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Eplerenone, an aldosterone antagonist, repolarizes muscle membrane in-vitro and increases strength in-vivo in channelopathies. In Duchenne dystrophy, it is administered for cardiomyopathy. We studied its mechanism of action on skeletal muscle to test its suitability for increasing strength in Duchenne dystrophy.
Using membrane potential measurements, quantitative PCR, ELISA, and Western blots, we examined the effects of eplerenone on skeletal muscle Na,K-ATPase.
The repolarizing effect of eplerenone in muscle fibres was counteracted by oubain, an ATPase blocker. In our experiment, ATPA1A mRNA and total ATPase protein were not elevated. Instead, Tyr10 of the α1 subunit was dephosphorylated which would agree with ATPase activation. Dephosporylation of the coupled Akt kinase corroborated our findings.
We conclude that eplerenone repolarizes muscle membrane by Na,K-ATPase activation by dephosphorylation at Tyr10. Since ATPase protein is known to be compensatorily increased in Duchenne patients without activity change, eplerenone treatment may be beneficial.
In X-linked Duchenne muscular dystrophy, elevated sodium conductance with intramuscular sodium accumulation and subsequent osmotic oedema has been suggested to be pathogenetically relevant (1). Eplerenone, an aldosterone antagonist which could reduce tissue sodium content, has been shown to reduce fibrosis and improve cardiac function in Duchenne boys (2). Since eplerenone is specific to the mineral corticoid receptor, the risk for glucocorticoid myopathy, a limiting factor of the standard therapy, would be negligible. A possible positive effect of eplerenone on the strength of skeletal muscle has been suggested (3). To identify a possible mechanism of rapid, nongenomic action and strengthen a putative suitability of the drug for treatment of weakness in Duchenne dystrophy, we examined its effect on the Na,K-ATPase in skeletal muscle.
Rattus norvegicus animals were sacrificed by CO2-asphyxiation in accordance with German animal protection law (TierSchG) and reported to the Animal Protection Office of Ulm University. Samples of whole rat diaphragm with attached rib fragments and central tendon were kept in carbonate-buffered saline solution of 300 ± 5 mOsmol/L containing 2 mM K+ and 1:500 Dimethyl sulfoxide (DMSO) for up to 4 h during the course of the experiment. To mimic depolarization with sodium overload as observed in Duchenne patients (1), 10 μM of a sodium/potassium ionophore (gramicidin) was added. To prevent a repolarization by ATP depletion during the course of our long-lasting experiments, 4 μM of a blocker of ATP-sensitive potassium channels (glibenclamide) was also added. This combination of drugs has been successfully used in an in-vitro model of Duchenne muscle in the past and enables comparison of our results to previous work (3). For testing of the drug, 20 mg/L eplerenone with and without 10 μM ouabain (Na,K-ATPase blocker) were tested. Incubation time was 30 min. Sharp electrodes with resistance of 5-8 MΩ were used to measure resting membrane potentials of 6-31 fibres per sample. Data are mean of means and standard error.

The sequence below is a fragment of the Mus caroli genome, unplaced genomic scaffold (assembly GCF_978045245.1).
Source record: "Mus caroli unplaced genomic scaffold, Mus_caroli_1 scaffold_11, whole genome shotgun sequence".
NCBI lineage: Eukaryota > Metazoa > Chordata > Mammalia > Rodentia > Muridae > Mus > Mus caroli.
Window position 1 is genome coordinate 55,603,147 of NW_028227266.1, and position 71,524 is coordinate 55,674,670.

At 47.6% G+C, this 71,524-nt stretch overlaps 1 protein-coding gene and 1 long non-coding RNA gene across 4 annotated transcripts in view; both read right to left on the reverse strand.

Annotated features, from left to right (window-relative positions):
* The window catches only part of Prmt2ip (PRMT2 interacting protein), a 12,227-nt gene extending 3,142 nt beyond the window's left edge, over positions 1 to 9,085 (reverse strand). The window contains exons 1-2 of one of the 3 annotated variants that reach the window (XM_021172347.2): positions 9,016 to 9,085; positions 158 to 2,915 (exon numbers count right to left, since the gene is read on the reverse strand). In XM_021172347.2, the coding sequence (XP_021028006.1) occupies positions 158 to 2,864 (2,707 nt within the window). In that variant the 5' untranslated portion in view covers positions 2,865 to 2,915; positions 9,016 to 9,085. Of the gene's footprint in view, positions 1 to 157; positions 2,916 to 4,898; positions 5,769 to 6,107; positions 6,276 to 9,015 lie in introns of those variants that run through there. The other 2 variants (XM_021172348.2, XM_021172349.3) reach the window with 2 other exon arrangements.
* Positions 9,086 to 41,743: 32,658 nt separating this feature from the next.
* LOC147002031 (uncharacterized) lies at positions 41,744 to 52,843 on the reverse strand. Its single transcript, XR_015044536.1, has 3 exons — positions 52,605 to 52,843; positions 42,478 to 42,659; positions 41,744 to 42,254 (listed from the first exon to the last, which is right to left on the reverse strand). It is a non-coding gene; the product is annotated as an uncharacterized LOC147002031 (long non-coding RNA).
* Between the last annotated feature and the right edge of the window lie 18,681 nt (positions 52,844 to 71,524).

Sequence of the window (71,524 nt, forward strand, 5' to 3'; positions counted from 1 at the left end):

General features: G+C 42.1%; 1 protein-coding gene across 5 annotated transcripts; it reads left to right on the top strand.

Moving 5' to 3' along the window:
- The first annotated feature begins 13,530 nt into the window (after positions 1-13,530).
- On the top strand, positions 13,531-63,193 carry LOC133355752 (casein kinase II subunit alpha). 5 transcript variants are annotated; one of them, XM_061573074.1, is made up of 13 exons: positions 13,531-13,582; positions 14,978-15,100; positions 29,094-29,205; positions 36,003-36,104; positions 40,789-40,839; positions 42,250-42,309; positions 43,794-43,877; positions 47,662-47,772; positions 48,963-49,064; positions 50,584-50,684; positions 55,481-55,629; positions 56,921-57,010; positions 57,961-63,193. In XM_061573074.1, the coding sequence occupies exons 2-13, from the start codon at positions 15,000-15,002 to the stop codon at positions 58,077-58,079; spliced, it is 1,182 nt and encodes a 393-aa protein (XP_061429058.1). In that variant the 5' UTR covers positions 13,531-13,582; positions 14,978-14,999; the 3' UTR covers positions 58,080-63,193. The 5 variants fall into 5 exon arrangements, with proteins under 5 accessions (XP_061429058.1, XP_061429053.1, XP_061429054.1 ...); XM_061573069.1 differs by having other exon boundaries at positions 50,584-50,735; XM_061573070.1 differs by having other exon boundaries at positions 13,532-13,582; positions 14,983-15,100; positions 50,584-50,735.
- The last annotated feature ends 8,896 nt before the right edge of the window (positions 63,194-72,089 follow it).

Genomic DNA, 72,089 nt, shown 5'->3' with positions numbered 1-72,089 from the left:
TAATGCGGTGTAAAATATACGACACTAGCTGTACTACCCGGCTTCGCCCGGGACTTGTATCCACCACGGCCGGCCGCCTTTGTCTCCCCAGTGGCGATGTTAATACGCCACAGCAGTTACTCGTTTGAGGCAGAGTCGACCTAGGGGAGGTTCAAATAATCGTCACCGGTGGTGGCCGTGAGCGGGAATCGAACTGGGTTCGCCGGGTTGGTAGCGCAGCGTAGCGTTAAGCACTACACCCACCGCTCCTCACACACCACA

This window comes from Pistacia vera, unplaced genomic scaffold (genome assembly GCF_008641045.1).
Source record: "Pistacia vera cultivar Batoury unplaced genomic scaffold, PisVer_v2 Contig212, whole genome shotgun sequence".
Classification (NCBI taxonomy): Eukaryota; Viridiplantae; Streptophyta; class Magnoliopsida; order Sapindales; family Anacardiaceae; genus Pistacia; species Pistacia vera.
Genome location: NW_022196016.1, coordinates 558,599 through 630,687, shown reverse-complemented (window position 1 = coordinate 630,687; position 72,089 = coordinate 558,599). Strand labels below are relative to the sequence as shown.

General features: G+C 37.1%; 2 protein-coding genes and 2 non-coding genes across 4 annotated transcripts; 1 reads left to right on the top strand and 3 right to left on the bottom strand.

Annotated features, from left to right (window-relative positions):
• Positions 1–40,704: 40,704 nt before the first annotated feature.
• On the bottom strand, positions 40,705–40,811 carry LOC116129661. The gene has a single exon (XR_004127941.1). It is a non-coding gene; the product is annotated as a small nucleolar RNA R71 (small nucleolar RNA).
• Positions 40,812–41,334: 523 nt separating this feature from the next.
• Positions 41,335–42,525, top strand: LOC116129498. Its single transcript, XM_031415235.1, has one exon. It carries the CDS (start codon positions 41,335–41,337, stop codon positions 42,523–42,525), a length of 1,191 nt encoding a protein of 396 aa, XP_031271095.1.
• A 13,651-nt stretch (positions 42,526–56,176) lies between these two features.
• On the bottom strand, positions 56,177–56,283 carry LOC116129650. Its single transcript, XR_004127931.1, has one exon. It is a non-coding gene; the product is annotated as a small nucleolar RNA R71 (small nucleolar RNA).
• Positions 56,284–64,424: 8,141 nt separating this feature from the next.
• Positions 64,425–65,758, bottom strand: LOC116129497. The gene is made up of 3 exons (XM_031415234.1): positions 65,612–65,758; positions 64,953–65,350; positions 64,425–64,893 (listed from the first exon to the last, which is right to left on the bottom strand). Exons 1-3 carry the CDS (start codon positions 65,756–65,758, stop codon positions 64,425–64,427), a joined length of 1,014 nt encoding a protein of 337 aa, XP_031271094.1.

C2C12 cells were cultured in growth medium containing Dulbecco's Modified Eagle Medium (DMEM) with 10% bovine serum at 37°C and 10% CO2. At 95% confluency, medium was replaced by DMEM with 10% horse serum to initiate myotube fusion. On day 6 after beginning of fusion, medium was replaced with serum-free DMEM and 1:500 DMSO and cells kept at 37°C and 10% CO2. 24h later, cells were subjected to fresh solutions with or without 20 mg/L eplerenone for 30 min. To enhance eplerenone effect, 10 nM aldosterone was added. Total ribonucleic acid (RNA) was harvested with RNeasy Mini-Kit and cleaned in a QIAshredder. Using commercial primers from QIAgen for ATP1A1 (Cat.No. PPM04163A) and ACTB (Cat.No. PPM02945B; as control) in the OneStep reverse transciptase(RT)-PCR and SYBR Green Kit, qPCR was performed. The threshold cycle numbers for significant amplification, Ct-values, were averaged and the average Ct- value of the housekeeping ACTB subtracted (ΔCt).
Cultured C2C12 myotubes were lysed with urea buffer and further cleaned with a QIAShredder column. 50 μg of protein was loaded onto a 96-well high-binding plate and stored over night at 4°C. Wells were incubated with 100 μg commercial primary (for α1 subunit of total Na,K-ATPase and of phospho-Na,K-ATPase phosphorylated at Tyr10, ser16, and ser943; all four antibodies form Cell Signalling, Leiden, NL) and HRP-conjugated secondary antibodies for 2h each at 37°C and washed with Tris-buffered saline with 1% Tween 20 (TBST). Bound antibodies were incubated with 150 μl of 3,3',5,5'-Tetramethylbenzidine, the reaction was stopped after 15 min with 50 μl of 2M H2SO4 and immediately measured. Values for phosphorylation sites were normalized to total protein and their phosphorylated control.
Cultured C2C12 myotubes were lysed with Tris-Trition buffer. The supernatant was run on a 9% sodium dodecyl sulphate polyacrylamide gel, blotted to nitrocellulose membrane, and incubated overnight at 4°C with commercial antibodies for Akt, pAkt S473 and pan- Actin (all three from Cell Signalling, Leiden, NL). After washing in TBST, membranes were incubated for 2h with IRDye800CW (Li-Cor Biosciences, Bad Homburg, GER) and washed. Evaluation was performed with Image Studio Lite 5.2 and with normalization to actin.
Data are average with standard deviation unless stated otherwise. Significance was tested using student's t-test.